(The five key duties of trustees in relation to social media use)

The Commission makes it very clear that charities can only use social media in furtherance of their charity's purposes. That makes it seem simple. The reality is always more nuanced.

  • Who has control of your social media accounts? Are they clear about what they can and can't say online? Do they adopt the charity's voice?
  • If your charity works through social media – with online apps and platforms that help build communities on social media – how do you ensure that all posts are appropriate?
  • If your charity is maligned online or harmful content is posted in your space - should you respond to correct the position or take down the content?
  • If a politician makes a point with which your charity agrees, can you 're-tweet' or 'like' a post, or would that breach the rules on party political campaigning?
  • What if a senior staff member tweets a message that some regard as hate speech, or likes posts on Instagram that suggest they have controversial or racist views?
  • How far do charities have to go in ensuring that their social media policy is followed by staff and volunteers in their "own time"?

These are tricky issues that touch upon human rights - to a private life and freedom of expression.

The draft guidance does not provide advice as to where these limits should be set. This is left to the trustees, but the Charity Commission will be judge and jury if an incident arises, and it decides that the trustees have not acted reasonably.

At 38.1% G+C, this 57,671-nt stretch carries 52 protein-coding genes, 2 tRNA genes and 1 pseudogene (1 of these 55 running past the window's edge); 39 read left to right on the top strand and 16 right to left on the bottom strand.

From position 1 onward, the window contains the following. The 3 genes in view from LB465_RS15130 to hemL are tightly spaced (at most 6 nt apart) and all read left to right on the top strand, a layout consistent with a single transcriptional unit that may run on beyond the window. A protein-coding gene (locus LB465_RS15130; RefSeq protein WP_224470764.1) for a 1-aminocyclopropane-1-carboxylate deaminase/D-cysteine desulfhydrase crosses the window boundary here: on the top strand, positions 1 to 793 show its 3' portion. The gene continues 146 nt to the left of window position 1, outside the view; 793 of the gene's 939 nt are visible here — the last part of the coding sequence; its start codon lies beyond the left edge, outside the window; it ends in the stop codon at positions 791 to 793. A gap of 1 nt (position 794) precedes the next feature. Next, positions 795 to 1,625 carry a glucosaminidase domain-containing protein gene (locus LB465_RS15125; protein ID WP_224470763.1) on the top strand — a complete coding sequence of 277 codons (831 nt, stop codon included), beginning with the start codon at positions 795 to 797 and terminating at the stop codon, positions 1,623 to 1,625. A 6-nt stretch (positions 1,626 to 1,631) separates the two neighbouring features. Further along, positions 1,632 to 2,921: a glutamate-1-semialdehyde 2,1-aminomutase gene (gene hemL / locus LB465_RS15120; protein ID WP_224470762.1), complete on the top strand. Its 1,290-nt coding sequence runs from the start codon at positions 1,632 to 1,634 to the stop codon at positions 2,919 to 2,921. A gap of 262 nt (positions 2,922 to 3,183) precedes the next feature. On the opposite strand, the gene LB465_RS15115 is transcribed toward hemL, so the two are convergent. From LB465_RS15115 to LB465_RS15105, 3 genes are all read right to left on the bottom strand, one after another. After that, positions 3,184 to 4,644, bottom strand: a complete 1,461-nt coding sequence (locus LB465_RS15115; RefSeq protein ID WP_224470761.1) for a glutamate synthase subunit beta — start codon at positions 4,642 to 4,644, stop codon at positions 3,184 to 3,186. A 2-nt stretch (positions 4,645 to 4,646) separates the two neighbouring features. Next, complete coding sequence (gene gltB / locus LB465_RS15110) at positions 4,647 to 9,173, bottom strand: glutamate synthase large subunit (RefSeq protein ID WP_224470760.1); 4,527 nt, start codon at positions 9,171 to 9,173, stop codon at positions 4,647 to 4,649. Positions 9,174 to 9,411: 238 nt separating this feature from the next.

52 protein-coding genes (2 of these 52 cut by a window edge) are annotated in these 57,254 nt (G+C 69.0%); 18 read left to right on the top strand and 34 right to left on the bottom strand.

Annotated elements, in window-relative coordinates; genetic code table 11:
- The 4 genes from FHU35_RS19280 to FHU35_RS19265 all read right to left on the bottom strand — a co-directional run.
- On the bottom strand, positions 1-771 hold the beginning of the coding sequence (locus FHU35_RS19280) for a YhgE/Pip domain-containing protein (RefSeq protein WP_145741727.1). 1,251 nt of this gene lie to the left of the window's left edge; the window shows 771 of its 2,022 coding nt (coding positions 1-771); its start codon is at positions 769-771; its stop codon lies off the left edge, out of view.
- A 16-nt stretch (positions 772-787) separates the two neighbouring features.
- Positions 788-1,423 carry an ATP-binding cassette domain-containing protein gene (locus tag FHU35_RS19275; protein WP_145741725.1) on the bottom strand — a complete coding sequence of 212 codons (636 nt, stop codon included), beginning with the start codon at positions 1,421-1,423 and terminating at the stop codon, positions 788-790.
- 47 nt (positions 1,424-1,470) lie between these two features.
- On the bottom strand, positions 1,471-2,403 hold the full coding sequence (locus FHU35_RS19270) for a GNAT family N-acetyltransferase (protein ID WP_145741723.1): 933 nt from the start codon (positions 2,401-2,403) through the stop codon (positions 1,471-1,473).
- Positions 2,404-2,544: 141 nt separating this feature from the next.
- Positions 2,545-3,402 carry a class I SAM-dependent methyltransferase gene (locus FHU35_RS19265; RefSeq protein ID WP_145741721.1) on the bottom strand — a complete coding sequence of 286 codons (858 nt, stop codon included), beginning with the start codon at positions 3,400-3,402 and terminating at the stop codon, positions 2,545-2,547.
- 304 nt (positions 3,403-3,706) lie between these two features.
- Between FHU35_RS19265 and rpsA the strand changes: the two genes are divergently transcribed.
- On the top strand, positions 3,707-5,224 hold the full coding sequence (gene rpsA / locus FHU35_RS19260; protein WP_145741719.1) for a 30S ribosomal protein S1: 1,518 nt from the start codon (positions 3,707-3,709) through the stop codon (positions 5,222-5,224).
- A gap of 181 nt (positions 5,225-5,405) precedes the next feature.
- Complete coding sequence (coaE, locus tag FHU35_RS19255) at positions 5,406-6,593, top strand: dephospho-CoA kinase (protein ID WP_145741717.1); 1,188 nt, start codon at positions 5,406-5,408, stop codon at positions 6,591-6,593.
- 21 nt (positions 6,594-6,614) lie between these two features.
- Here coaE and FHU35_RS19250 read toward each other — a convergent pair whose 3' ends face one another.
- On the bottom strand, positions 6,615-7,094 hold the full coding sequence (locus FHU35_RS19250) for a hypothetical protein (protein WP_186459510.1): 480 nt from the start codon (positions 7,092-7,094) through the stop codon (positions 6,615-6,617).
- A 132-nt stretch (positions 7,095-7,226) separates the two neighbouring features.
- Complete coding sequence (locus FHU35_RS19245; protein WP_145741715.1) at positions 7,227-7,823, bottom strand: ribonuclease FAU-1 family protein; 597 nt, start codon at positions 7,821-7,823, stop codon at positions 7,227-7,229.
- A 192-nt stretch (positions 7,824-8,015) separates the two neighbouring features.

The draft guidance confirms that charities who use social media should have a social media policy. When we assist clients in preparing a social media policy which meets their charity's circumstances, their use of social media and risk appetite, we often advise clients to work through a number of different scenarios in order to help inform and shape their policy.

In preparing or updating your social media policy, you should consider some of the tricky issues you have had over the last few years, and then prepare a policy which would help to navigate those issues. The policy may not be perfect, but it will be a really helpful tool in helping your charity navigate difficult situations. This is not something that can be left to your digital media manager or team – though of course they should be involved in shaping the policy.

The draft guidance is a good starting point for those starting from scratch, and a helpful checklist for those who already have a policy. The guidance is a 'one size fits all' approach to a sector that engages with social media in many and various ways. Even for those with digital marketing teams and a clear digital strategy, it is a helpful reminder that it is your Trustee Board that is responsible for your charity's activities online, and it they who must approve your risk appetite and approach.

If you are interested in responding to the consultation, you will find the online questionnaire here. We'll be publishing our own response on the draft in the next few weeks, that you'll be able to find on our website or via @WBD_CharitiesUK on Twitter.

This article is for general information only and reflects the position at the date of publication. It does not constitute legal advice.